Michael Payne and Jerrod Smith discuss their generation’s rise in political engagement, ideas on regional collaboration

Charlottesville Tomorrow sat down with a Charlottesville City Council candidate and an Albemarle County Board of Supervisors candidate to discuss how the two governments could enhance collaboration and share insights as the youngest candidates in local races. Responses have been edited for clarity

Charlotte Rene Woods: Run For Something is an organization that supports new generations of candidates and has endorsed people running for various offices across the country. Jerrod, how do you feel having been given their endorsement recently, and what are your thoughts on the growth of millennials and younger generations in general getting involved in politics?

Jerrod Smith: It was awesome to get their endorsement. It was that added confidence that people outside of the area are taking notice of, and that we’re onto some good things. In terms of what Run For Something is doing and the way they’re getting young people involved, I think it’s incredible. One thing that I really focus on is that essentially I’m trying to build and shape the place that I want to live and work and raise kids. It’s a rare chance that young people get to have a hand in shaping things in their day to day lives, but we live and breathe here as well, so the more we are involved in that process, the better.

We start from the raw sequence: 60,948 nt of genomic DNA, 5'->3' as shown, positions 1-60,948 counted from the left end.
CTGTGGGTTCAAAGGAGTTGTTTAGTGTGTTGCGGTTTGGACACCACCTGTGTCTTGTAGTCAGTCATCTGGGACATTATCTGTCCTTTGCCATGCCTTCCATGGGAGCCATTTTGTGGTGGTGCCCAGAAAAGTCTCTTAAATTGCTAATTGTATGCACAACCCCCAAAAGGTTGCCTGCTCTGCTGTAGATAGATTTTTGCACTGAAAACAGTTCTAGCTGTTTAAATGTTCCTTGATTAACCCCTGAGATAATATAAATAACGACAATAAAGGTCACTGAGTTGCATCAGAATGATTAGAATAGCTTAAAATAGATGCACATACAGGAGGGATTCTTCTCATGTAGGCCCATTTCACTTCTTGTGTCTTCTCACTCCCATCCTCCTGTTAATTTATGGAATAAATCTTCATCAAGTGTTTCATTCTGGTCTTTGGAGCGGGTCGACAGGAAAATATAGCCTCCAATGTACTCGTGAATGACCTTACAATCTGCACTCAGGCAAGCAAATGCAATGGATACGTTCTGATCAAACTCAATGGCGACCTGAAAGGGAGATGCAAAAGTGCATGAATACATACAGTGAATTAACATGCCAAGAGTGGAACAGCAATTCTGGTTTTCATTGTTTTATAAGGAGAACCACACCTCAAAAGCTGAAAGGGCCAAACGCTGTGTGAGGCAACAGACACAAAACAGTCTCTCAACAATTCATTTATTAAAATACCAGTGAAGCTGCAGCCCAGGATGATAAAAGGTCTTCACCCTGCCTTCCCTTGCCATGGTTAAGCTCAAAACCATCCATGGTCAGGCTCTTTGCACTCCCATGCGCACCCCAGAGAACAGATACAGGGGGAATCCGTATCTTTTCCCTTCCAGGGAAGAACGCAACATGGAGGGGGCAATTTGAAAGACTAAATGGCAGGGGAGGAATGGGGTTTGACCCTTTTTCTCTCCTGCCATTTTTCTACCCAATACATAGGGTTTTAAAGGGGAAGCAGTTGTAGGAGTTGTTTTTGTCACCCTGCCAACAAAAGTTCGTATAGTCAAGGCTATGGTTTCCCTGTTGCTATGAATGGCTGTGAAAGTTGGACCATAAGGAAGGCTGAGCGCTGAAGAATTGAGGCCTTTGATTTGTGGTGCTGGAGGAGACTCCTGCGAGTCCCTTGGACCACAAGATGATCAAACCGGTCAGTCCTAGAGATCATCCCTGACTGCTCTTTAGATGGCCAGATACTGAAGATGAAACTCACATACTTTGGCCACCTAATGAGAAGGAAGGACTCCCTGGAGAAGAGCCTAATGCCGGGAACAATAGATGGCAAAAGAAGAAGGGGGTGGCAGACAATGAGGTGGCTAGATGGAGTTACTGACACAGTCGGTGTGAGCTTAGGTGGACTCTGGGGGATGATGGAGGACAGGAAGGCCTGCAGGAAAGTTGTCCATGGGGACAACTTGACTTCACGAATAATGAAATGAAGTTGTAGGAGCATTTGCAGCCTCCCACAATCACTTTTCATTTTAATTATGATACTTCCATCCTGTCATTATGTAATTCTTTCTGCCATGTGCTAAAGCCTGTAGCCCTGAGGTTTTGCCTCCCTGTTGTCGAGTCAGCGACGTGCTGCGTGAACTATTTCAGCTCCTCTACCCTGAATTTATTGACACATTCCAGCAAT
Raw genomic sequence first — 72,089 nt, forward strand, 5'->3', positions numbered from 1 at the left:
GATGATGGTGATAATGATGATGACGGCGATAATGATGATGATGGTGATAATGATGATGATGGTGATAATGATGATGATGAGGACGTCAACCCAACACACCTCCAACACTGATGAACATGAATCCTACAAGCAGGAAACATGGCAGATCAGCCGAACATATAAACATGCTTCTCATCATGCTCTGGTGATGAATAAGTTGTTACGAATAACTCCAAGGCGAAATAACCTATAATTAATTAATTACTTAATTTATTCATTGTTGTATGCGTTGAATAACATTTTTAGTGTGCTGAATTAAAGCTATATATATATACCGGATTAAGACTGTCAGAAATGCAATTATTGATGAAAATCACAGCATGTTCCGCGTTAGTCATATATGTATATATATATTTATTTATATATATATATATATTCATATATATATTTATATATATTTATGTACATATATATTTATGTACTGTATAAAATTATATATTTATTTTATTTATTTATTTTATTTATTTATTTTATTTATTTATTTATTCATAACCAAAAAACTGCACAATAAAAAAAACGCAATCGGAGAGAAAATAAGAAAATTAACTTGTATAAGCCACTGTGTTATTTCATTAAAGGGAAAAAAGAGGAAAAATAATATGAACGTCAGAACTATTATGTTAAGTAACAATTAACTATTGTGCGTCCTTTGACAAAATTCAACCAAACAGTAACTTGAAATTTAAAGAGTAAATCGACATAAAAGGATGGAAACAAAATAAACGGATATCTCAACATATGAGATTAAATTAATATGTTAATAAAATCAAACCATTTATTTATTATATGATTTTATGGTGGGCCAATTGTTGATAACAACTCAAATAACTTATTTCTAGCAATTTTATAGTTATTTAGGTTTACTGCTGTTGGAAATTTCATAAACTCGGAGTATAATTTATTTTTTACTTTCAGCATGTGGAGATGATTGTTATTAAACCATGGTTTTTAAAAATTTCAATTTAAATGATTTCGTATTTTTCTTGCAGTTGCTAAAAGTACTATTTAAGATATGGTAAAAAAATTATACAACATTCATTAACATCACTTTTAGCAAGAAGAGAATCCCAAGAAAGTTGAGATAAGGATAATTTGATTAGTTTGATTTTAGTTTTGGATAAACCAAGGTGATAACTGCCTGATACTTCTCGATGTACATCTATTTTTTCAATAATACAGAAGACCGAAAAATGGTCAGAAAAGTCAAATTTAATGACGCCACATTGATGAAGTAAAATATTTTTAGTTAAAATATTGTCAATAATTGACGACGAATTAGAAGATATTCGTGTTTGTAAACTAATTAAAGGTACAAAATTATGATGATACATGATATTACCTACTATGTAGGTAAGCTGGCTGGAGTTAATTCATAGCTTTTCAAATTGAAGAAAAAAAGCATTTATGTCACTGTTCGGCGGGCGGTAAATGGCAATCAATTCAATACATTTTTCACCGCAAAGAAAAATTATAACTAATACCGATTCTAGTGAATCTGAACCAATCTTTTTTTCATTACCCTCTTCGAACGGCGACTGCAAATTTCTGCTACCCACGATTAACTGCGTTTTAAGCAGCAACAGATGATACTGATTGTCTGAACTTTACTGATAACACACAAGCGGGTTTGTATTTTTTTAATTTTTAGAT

CRW: Michael, for you, what has it been like making the jump from being a City Hall regular to now a council candidate who could be on the other side of the dais in a few months?